Sustainability

The future of fleet efficiency

Our U.S. trucks log millions of miles every year, delivering products to our more than 4,800 locations across the country. So when it comes to sustainability and fleet efficiency, the goal is simple: deliver more while driving fewer miles. This goal is the driving principle behind our commitment to double fleet efficiency by 2015 (compared to 2005). We’re already 80% of the way there. Since 2007, we’ve delivered 658 million more cases while driving 298 million fewer miles.

But the key to continued improvement is through technology. We need to use the most efficient equipment available – and we need to pursue and test the technologies of tomorrow. That’s why we’ve been working with our suppliers to pilot new and emerging technologies for about 20 years. These tests have included a number of prototypes: hybrid assist, wheel-end hybrid assist, full propulsion hybrid, natural gas (LNG and CNG) and waste grease. 

In Canada, our Supercube trailer pilot has just entered its second test phase after proving that it can ship up to 40% more merchandise than conventional tractor-trailer combinations, reducing costs by 24% and greenhouse gas emissions by 14%.

The latest example of this is our new Walmart Advanced Vehicle Experience concept truck, which is the result of collaboration between many vendor partners, including Peterbilt, Great Dane Trailers and Capstone Turbine. The truck combines aerodynamic, mictroturbine-hybrid powertrain, electrification, and advanced control systems all in one vehicle.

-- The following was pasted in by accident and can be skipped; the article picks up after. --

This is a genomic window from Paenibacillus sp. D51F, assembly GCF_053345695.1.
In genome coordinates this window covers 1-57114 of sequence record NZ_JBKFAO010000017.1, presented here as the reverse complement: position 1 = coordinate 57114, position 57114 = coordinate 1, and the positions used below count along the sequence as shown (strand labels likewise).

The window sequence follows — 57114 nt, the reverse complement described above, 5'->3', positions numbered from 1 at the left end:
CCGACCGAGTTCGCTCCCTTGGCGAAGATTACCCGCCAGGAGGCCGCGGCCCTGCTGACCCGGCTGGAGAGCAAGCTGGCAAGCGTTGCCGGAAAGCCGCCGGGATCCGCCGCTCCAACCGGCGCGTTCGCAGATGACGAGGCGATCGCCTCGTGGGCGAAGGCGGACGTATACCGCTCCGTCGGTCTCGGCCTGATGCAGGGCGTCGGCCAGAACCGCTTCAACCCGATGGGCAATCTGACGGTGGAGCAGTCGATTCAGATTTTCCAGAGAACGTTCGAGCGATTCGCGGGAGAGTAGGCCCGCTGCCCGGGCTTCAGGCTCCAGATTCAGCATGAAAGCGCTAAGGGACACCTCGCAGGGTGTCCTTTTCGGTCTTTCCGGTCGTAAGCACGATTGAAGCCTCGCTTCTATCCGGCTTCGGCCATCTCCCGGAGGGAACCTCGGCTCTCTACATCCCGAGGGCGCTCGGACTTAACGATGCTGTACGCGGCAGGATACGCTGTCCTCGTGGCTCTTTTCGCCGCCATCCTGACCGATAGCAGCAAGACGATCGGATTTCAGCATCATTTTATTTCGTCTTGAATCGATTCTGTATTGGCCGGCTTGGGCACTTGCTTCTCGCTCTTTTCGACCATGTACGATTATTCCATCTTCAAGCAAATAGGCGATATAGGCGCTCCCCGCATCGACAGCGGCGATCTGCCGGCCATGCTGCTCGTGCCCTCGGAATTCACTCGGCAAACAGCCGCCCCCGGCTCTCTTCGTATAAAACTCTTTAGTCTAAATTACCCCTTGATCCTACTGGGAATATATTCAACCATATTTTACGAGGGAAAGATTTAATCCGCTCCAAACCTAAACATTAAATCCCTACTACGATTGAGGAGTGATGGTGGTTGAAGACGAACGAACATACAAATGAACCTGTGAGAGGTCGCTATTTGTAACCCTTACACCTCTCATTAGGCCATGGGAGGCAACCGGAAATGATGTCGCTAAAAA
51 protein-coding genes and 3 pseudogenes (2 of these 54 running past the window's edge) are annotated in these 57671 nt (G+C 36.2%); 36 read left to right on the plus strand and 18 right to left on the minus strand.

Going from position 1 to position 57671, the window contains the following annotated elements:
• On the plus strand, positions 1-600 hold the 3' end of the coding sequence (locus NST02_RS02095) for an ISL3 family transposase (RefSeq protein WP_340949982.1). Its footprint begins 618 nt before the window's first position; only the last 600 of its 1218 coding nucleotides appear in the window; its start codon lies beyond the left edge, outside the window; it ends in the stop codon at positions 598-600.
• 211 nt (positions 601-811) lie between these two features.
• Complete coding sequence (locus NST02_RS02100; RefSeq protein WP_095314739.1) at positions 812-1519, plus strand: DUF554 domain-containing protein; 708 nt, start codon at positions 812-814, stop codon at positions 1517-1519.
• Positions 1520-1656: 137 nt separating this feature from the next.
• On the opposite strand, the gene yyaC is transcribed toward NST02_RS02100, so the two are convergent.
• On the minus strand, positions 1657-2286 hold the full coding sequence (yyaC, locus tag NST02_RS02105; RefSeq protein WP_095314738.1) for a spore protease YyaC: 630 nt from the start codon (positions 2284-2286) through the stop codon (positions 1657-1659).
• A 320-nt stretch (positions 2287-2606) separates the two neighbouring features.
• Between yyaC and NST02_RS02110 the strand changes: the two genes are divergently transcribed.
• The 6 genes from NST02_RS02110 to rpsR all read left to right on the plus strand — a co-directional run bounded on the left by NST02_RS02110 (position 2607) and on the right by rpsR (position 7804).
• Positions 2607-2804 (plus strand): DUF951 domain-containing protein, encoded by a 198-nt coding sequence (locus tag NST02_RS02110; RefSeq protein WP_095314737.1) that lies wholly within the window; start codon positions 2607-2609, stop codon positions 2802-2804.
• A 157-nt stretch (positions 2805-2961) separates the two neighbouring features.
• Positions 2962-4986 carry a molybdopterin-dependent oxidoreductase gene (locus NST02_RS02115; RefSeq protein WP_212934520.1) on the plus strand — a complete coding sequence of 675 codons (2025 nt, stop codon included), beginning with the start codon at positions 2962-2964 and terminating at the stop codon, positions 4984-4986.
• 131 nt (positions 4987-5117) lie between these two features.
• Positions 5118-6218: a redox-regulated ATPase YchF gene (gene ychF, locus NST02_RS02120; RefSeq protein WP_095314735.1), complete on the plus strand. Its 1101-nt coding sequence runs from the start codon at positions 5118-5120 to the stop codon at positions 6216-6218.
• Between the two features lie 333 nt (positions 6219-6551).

Like the concept cars you see at auto shows, this prototype will evolve before it’s ready for the road. But it’s exciting to think about how any one of the new features might become an industry standard in the future. The important thing is that we find incremental improvements while also challenging ourselves to look at fleet efficiency in new and different ways. 


Take a video tour: Introducing the Walmart Advanced Vehicle Experience concept truck

More downloadable photos: Logistics & Truck Fleet Photos

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Opportunity

Seeing Through my Blindness to a Future at Walmart

That’s a line from one of my poems – I’ve been writing inspirational poetry most of my life. I’ve tried to live by the truth in those words ever since I was a young child who loved to ride bikes and had dreams of growing up to be a football player.

When I was five years old, I was confronted with a very real and dangerous enemy – a brain tumor that was pressing on my optic nerve. Doctors successfully removed the tumor – likely saving my life – however, when I woke it was to a world of blindness.

That tumor might have gotten to my sight but it didn’t get my spirit, and it hasn’t stopped me from dreaming. I still get to ride bikes – I live out in the country where I can ride freely – and I shifted from a dream of football to the reality of playing baseball.

Beep baseball, that is.

In beep baseball we use a ball that beeps so you know where to swing and where to track to catch. The game also has beeping bases so you know where to run and throw. I play outfield, and I’m pretty good, and so is my team, the Tyler Tigers. In fact, we’ve traveled to places like Georgia and Minnesota for the beep baseball championships.

John Geeter grabs a gallon of milk from a shelf in a Walmart dairy department back room